By working like this, probably within a couple of weeks you can get all the items you want generating where you want them. So long as you don’t shake any other trees, those will always produce the ones you want. If you shake other random trees, you’ll introduce uncertainty into what’s generated.

In this way, I have produced two trees that always produce furniture every day, generally without fail. This trick has been tested for months on my island.

The only drawback that I can find is, a couple of seasonal events (Christmas and Easter) are known to disrupt it, since they can repurpose some of your trees as non-random types for a little while. When the event ends, you’ll probably have to set it up again.

Animal Crossing New Horizons (Lack Of Recent) Updates

This is a bit of an expansion over a couple of Mastodon posts I made yesterday. (On what account? Here!)

Animal Crossing New Horizons was an amazing hit for Nintendo. It hit right at the start of the pandemic, and so quickly became the second best-selling game on the system.

The Legend of Zelda: Breath of the Wild? 27 million copies. Super Mario Odyssey? 23 million copies. Super Smash Bros. Ultimate? 29 million copies. These are all very high sales figures. Nintendo has made bank during the Switch era.

Animal Crossing: New Horizons? 40 million units sold. That’s over 2.4 billion dollars in gross revenue, and not even counting Nintendo Online subscriptions and the paid DLC! The only Switch game to surpass it has been Mario Kart 8 Deluxe, which has sold 47 million units.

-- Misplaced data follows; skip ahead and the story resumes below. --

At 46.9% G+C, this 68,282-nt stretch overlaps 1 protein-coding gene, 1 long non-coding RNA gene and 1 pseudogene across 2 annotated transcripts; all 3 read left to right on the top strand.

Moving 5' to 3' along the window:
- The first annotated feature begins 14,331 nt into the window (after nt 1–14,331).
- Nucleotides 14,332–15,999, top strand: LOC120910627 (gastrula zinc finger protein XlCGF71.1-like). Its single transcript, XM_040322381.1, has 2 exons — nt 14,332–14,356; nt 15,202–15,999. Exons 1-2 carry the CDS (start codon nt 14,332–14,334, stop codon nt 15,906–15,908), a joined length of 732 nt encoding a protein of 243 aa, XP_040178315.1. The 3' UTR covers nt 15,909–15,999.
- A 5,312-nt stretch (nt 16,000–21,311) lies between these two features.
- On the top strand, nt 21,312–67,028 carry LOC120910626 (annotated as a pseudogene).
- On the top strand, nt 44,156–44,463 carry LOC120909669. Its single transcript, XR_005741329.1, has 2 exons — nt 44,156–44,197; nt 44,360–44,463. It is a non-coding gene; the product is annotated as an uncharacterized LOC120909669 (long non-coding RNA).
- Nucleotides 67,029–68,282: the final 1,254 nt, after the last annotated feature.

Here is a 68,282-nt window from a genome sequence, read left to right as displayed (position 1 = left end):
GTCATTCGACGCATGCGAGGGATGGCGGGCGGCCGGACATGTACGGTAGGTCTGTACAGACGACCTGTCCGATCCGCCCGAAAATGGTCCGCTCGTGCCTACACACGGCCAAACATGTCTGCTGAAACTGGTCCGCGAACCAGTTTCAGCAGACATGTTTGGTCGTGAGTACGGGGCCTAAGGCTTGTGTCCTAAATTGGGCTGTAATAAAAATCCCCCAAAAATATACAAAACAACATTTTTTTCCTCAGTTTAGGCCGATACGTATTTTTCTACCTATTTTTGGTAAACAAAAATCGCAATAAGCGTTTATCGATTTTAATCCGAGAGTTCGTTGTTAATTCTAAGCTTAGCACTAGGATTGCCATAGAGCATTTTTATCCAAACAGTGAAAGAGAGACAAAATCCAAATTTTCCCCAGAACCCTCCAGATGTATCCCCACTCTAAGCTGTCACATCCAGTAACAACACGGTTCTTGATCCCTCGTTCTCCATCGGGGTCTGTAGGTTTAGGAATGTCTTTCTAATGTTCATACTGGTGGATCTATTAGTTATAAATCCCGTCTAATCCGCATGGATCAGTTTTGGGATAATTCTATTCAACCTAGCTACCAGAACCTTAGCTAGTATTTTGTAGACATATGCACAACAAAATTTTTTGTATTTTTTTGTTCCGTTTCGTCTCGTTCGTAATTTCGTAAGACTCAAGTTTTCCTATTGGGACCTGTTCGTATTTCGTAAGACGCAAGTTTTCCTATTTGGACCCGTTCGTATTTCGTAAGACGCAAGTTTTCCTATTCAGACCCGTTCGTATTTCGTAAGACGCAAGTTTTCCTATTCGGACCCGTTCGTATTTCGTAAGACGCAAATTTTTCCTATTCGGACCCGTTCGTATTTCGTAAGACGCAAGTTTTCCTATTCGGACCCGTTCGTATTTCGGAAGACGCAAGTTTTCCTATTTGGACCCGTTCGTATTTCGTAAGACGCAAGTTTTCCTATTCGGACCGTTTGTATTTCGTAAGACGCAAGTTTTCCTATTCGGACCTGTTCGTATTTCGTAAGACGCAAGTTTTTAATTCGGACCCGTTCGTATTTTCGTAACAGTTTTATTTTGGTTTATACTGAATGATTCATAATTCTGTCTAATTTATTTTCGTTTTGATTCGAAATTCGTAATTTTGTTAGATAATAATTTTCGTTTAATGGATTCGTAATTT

You’d think a game like that would have a long support life, but you’d be wrong. Three years in and it’s been over a year since the last meaningful update. Nintendo has largely abandoned the audience of the most popular Animal Crossing game ever made, by a huge margin.

Why is this so strange? Most games don’t update after a couple of years, after all. There are games that have made a go of a long-lived, if no perpetual, update cycle. Team Fortress 2 famously went on for like a decade of frequent updates, and while Valve has cooled on it since it still sees a lot of play. Stardew Valley is still updated from time to time, and it’s an indie game, although one with a very low overhead.

Animal Crossing, however, has, from the beginning, been a form of gaming that almost demands to be played for a significant period of time. People have played the Gamecube version for many years, keeping their island alive through decades of real time.

Before consoles could connect to the internet, of course, they couldn’t even be updated. But with the introduction of the internet a lot of options became available. The possibilities for a game-as-service approach to Animal Crossing have been great and, in large part, unexplored.